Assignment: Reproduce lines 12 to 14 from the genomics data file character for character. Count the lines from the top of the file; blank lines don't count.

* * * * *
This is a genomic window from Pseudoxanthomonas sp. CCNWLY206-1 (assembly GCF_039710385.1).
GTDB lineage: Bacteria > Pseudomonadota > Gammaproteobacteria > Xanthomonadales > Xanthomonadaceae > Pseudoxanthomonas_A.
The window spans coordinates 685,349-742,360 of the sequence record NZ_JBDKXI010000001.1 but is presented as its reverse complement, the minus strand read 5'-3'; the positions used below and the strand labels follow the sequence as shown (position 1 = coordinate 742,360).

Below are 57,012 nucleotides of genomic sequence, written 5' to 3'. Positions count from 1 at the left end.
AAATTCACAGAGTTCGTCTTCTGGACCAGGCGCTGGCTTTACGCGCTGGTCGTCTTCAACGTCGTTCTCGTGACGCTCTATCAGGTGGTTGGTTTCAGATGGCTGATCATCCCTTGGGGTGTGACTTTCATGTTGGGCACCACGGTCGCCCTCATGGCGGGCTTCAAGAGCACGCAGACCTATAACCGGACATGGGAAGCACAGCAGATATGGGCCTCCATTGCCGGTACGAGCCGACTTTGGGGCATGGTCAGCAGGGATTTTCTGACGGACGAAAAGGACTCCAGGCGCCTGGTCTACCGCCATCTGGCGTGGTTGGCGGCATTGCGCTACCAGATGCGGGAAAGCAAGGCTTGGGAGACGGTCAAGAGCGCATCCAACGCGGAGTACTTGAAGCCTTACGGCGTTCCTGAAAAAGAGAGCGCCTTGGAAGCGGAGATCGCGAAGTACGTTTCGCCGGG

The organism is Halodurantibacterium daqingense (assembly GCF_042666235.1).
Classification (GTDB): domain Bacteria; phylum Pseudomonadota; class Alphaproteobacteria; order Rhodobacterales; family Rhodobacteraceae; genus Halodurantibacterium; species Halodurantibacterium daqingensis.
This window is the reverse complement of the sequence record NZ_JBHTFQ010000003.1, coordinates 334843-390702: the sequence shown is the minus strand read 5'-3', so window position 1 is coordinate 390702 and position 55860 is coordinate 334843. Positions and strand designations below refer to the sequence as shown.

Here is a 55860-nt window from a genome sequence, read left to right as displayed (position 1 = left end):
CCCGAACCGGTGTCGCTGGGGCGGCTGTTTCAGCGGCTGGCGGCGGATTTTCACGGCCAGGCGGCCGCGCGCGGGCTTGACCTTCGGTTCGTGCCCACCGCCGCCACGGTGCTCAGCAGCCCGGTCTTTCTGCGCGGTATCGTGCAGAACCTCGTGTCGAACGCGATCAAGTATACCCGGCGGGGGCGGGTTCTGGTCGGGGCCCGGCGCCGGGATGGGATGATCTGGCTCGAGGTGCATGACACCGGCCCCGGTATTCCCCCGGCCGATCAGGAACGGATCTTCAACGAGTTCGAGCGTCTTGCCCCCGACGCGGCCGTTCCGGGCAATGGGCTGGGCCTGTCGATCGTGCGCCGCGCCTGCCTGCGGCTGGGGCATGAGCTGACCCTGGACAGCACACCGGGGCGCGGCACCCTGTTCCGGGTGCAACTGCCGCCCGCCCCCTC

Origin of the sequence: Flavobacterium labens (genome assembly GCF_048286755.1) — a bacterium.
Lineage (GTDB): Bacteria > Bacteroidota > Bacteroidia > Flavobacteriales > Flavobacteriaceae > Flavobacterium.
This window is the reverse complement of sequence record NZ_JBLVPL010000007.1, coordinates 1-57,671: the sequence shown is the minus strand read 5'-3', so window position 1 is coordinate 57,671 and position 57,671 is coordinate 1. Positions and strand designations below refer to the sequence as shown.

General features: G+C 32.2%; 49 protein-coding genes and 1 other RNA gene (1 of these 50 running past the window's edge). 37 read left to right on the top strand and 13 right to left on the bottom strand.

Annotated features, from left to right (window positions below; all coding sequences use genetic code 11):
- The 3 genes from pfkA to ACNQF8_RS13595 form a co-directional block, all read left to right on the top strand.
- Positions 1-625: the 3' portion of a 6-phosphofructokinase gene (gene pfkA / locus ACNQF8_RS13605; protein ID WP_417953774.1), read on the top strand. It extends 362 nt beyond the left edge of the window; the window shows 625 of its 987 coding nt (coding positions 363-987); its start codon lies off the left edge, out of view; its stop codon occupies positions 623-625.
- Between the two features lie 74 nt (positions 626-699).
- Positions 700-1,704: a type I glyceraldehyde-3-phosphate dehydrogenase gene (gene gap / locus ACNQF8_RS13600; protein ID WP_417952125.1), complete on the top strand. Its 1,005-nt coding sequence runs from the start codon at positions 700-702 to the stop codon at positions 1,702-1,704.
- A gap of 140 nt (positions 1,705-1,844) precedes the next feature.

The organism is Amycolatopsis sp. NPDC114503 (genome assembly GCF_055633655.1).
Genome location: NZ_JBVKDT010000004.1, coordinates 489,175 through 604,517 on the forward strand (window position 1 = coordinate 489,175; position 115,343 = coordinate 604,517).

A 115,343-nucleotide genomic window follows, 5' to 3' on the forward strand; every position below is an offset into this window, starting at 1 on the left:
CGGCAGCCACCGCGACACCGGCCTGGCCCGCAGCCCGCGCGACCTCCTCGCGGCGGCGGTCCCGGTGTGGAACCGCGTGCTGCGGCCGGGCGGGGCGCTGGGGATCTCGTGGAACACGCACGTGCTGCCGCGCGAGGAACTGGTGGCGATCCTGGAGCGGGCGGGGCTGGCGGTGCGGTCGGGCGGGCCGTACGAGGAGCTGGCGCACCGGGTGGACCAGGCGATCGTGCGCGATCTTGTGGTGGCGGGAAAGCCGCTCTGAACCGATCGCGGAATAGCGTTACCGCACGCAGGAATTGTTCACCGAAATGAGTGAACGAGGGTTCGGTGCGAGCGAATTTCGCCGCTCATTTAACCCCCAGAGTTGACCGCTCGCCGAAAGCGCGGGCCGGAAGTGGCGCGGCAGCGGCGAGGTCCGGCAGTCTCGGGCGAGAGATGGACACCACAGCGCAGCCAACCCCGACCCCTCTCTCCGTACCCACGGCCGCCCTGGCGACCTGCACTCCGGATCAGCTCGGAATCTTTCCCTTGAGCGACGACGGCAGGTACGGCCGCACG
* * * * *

Lineage (GTDB): Bacteria > Bacteroidota > Bacteroidia > Flavobacteriales > Flavobacteriaceae > Flavobacterium.
This window is the reverse complement of sequence record NZ_JBLVPL010000007.1, coordinates 1-57,671: the sequence shown is the minus strand read 5'-3', so window position 1 is coordinate 57,671 and position 57,671 is coordinate 1. Positions and strand designations below refer to the sequence as shown.

General features: G+C 32.2%; 49 protein-coding genes and 1 other RNA gene (1 of these 50 running past the window's edge). 37 read left to right on the top strand and 13 right to left on the bottom strand.